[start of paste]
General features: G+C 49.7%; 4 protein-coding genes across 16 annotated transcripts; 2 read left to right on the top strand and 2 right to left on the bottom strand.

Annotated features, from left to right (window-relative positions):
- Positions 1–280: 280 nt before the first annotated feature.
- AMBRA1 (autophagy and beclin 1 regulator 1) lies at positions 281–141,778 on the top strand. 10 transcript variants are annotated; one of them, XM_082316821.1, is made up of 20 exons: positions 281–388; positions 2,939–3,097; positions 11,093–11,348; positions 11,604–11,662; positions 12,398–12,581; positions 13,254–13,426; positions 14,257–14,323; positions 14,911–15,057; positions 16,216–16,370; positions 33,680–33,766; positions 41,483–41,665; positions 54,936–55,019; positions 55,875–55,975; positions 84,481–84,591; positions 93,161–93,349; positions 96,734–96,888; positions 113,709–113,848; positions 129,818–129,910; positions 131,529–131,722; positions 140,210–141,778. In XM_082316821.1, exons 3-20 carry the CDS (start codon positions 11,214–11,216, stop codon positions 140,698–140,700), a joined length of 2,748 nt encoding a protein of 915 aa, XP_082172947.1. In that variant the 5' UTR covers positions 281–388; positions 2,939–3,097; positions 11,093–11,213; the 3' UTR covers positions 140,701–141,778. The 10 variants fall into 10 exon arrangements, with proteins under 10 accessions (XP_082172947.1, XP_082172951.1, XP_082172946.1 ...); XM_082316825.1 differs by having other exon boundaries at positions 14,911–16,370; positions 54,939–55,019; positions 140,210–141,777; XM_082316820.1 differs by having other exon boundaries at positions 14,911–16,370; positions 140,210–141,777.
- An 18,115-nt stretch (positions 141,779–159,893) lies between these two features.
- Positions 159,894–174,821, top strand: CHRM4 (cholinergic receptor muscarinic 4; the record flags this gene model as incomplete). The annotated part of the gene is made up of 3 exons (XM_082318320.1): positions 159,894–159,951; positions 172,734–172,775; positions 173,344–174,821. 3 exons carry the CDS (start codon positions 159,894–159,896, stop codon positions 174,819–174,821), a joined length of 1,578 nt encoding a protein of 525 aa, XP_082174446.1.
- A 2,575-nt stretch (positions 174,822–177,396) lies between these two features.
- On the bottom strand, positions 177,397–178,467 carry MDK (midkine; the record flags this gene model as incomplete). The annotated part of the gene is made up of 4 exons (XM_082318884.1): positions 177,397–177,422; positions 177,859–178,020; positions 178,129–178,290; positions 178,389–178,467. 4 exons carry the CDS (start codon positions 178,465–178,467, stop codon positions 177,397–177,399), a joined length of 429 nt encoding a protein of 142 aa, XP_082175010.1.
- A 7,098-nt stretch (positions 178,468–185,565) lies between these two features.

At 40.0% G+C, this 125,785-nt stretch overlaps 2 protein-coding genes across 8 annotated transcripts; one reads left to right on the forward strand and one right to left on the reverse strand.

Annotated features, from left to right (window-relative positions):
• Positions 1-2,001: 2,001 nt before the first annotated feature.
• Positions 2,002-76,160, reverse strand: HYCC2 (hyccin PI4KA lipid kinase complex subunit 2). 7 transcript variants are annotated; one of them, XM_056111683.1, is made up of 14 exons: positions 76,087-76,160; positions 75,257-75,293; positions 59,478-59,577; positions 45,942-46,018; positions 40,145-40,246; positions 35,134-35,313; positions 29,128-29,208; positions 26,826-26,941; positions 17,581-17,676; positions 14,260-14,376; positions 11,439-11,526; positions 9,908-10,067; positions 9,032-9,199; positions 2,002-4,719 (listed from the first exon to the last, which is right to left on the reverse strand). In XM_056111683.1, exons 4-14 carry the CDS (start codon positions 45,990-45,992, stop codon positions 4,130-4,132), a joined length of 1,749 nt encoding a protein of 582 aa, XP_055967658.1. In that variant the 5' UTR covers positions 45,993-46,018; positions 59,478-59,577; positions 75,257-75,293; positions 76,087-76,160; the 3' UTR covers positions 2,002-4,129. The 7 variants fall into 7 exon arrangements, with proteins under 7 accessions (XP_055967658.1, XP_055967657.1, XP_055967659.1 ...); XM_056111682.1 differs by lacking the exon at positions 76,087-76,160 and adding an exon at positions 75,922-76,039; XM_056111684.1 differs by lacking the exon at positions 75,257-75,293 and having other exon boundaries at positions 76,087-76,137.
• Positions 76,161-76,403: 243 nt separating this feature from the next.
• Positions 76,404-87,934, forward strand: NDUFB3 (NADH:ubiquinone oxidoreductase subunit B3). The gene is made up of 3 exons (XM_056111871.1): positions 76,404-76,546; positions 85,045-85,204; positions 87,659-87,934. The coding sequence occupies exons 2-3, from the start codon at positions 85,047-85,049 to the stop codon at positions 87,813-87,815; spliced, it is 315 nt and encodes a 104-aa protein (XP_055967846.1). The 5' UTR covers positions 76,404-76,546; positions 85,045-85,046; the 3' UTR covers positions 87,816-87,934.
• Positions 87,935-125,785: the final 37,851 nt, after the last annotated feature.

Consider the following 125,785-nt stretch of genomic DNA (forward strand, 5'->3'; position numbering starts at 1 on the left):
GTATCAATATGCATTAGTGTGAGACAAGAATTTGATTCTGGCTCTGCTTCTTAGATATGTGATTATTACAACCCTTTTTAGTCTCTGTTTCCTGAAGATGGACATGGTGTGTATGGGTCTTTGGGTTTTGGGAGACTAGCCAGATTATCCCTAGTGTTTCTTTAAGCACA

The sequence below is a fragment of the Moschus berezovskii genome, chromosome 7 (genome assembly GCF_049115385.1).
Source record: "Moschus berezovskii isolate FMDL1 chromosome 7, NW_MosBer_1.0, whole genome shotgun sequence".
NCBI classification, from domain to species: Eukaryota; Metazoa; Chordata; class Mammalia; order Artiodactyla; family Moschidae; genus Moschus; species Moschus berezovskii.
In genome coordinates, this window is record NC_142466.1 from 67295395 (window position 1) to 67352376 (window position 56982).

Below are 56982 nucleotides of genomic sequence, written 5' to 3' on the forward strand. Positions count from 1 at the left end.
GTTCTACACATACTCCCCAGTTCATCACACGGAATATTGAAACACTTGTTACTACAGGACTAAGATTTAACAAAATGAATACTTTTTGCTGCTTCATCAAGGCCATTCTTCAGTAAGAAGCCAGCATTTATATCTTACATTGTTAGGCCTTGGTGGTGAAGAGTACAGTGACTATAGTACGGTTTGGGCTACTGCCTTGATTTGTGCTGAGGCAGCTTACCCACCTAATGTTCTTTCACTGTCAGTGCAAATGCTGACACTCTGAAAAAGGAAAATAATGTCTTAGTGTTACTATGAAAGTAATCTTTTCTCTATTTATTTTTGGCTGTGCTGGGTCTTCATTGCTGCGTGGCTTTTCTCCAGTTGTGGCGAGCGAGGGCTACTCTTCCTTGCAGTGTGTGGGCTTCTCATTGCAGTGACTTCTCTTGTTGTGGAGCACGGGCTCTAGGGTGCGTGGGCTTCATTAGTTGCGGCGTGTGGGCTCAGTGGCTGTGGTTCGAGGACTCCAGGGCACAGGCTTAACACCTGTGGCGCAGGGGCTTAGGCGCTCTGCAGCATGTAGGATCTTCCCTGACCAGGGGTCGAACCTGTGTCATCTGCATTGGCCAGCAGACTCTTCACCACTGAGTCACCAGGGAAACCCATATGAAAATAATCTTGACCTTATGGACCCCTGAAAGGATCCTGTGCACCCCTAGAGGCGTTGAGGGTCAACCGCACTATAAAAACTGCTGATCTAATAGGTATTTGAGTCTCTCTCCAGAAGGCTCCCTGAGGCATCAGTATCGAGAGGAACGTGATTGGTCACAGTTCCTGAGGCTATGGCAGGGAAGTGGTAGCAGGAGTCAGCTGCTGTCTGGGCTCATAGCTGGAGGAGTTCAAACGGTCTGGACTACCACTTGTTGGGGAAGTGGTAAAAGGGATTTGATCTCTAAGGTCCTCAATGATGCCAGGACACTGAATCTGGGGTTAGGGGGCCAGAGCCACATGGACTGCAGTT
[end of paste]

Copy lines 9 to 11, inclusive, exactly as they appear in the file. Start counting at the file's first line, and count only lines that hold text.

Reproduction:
- A 7,098-nt stretch (positions 178,468–185,565) lies between these two features.

At 40.0% G+C, this 125,785-nt stretch overlaps 2 protein-coding genes across 8 annotated transcripts; one reads left to right on the forward strand and one right to left on the reverse strand.

Annotated features, from left to right (window-relative positions):